The Booming Business of Bombs and Bullets

Tony Sagami

Is bigger better? When it comes to the business of bombs and bullets, it sure seems so.

Two companies that are far from household names, L3 Technologies (LLL, Rated "B") and Harris Corp. (HRS, Rated "B"), agreed to a merger of equals that will create the sixth-largest defense contractor in the U.S. with annual sales of around $16 billion.

While both sell to the Pentagon, they aren't the traditional bombs-and-bullets types of military contractors. Instead, they provide the high-tech equipment that the new, modern military needs today.

Harris makes highly secure communications systems for battlefield management, while L3 makes communications equipment such as surveillance gear, cockpit electronics, night-vision devices, sensor systems and satellite communications.

The new company, to be called L3 Harris Technologies, will be worth some $33.5 billion. L3 shareholders will get 1.3 shares of Harris for each share outstanding when the deal, pending a review by the Defense Department, closes sometime next year.

The have been a number of defense industry mergers recently. In the last 18 months:

  • United Technologies (UTX, Rated "B") acquired Rockwell Collins for $30 billion.
  • Aircraft-parts maker TransDigm Group (TDG, Rated "B") bought Extant Components Group for $525 million.
  • Boeing (BA, Rated "B") bought aircraft components distributor KLX Inc.

Part of that stems from the fact that defense spending under Donald Trump is rising. Congress passed a $674 billion military budget last month, including the largest pay increase to service members in 10 years.

That bigger budget will certainly translate into more business for the military industrial complex. But the most important change is the elimination of the cap on defense spending.

Under the "Budget Control Act of 2011," U.S. military spending was capped at $550 billion a year. But President Trump signed the "National Defense Authorization Act" into law in last December, and now the floodgates for future military spending are essentially wide open.

The U.S. isn't the only country spending record amounts on their military. Globally, military spending is at record levels.

That expectation of more and more military spending is behind this merger flurry, and I expect defense stock prices to go higher and higher.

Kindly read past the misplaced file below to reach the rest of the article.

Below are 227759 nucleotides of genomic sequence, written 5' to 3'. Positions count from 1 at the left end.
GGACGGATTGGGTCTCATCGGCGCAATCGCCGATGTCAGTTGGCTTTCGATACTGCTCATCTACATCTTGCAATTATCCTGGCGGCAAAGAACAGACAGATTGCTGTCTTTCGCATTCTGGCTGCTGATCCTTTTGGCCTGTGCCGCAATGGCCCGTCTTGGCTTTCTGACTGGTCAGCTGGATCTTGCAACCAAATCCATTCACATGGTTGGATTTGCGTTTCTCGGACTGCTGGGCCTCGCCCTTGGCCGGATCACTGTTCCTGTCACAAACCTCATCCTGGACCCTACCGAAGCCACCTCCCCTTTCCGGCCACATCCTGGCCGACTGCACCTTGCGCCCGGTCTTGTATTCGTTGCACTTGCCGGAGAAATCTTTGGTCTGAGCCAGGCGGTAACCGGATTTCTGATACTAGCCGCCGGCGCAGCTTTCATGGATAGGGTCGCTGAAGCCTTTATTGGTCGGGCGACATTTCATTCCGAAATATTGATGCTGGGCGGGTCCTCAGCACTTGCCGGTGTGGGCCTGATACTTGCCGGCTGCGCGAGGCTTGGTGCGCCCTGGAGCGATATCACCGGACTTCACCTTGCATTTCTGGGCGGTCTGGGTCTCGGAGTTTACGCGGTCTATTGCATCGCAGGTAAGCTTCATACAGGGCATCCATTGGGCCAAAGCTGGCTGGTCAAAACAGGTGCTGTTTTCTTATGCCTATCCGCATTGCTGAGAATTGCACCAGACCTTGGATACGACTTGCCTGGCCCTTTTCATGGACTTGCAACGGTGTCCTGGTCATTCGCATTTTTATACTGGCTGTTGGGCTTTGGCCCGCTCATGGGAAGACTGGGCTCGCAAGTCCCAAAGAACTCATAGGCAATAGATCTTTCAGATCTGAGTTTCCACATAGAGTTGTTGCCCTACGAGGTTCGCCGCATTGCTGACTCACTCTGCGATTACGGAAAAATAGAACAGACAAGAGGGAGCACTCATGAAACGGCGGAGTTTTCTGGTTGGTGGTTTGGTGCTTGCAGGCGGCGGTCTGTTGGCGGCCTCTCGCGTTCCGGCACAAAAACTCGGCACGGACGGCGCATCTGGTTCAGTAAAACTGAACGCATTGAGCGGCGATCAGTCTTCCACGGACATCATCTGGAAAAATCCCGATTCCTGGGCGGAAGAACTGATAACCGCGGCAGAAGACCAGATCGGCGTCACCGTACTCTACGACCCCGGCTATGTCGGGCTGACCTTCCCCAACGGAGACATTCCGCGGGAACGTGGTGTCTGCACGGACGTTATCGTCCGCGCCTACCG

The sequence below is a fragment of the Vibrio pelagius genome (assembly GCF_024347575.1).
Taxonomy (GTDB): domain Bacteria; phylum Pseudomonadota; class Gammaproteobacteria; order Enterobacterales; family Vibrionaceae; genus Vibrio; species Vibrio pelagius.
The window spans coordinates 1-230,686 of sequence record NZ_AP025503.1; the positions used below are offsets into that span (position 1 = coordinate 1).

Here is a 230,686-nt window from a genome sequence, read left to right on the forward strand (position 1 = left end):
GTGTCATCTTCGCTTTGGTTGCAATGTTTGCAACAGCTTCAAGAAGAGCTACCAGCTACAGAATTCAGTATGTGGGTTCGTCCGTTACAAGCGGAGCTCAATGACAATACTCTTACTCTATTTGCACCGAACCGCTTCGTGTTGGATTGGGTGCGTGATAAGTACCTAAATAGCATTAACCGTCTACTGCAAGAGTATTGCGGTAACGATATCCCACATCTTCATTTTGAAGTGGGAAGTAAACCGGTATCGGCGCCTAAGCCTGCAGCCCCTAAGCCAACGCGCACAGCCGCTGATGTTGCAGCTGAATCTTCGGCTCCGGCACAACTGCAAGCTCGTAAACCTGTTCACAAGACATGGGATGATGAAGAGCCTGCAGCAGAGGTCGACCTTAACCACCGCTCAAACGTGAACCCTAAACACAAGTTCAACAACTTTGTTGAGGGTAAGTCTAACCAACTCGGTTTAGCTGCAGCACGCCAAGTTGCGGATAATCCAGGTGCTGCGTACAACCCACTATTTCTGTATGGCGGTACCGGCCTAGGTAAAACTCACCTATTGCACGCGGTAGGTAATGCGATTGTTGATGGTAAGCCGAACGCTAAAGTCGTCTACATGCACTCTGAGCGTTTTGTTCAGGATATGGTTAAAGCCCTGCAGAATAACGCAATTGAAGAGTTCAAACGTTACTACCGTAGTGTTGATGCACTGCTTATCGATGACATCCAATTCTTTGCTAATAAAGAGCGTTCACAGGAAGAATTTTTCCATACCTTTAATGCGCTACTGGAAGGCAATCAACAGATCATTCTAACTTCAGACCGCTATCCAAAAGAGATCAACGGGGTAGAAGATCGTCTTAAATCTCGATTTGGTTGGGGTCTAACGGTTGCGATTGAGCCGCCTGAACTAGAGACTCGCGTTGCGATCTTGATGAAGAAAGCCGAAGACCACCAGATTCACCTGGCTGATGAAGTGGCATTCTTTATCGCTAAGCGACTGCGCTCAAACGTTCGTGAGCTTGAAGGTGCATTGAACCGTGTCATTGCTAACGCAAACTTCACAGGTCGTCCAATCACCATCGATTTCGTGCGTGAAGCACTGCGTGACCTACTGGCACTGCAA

Large-caps stocks like Lockheed Martin (LMT, Rated "C+"), Northrup Grumman (NOC, Rated "B"), Raytheon (RTN, Rated "A-"), Leidos (LDOS, Rated "B+"), General Dynamics (GD, Rated "B"), and Boeing are worthy of your consideration.

However, there are several small-cap defense contractors that look ripe for takeover and that also get solid Weiss Ratings. They include:

  • Carpenter Technology (CRS, Rated "B"),
  • Huntington Ingalls Industries (HII, Rated "B"), and
  • Curtiss-Wright (CW, Rated "B").

If you're more of an ETF investor, takes a look at the iShares U.S. Aerospace & Defense ETF (ITA, Rated "B"), SPDR S&P Aerospace & Defense ETF (XAR, Rated "B") and Invesco Aerospace & Defense ETF (PPA, Rated "B").

Defense stocks have been on a roll ever since 9/11, and that terror attack redefined the priority that our country has placed on military strength. Heck, neither Republicans nor Democrats can afford to appear anti-military and I haven't heard a whisper (except from Bernie Sanders) about cutting military spending.

That means more military spending for as far as the eye can see, and bigger profits for the defense food chain — especially for the military technology segment.

Best wishes,

About the Contributor

Even in the worst years for stocks, Tony was twice named “Portfolio Manager of the Year” by Thomson Financial. He was one of the first to introduce computer software for trading stocks. And in the early 2000s, he wrote “The Supernet,” providing a vision of the future internet that was far ahead of its time.

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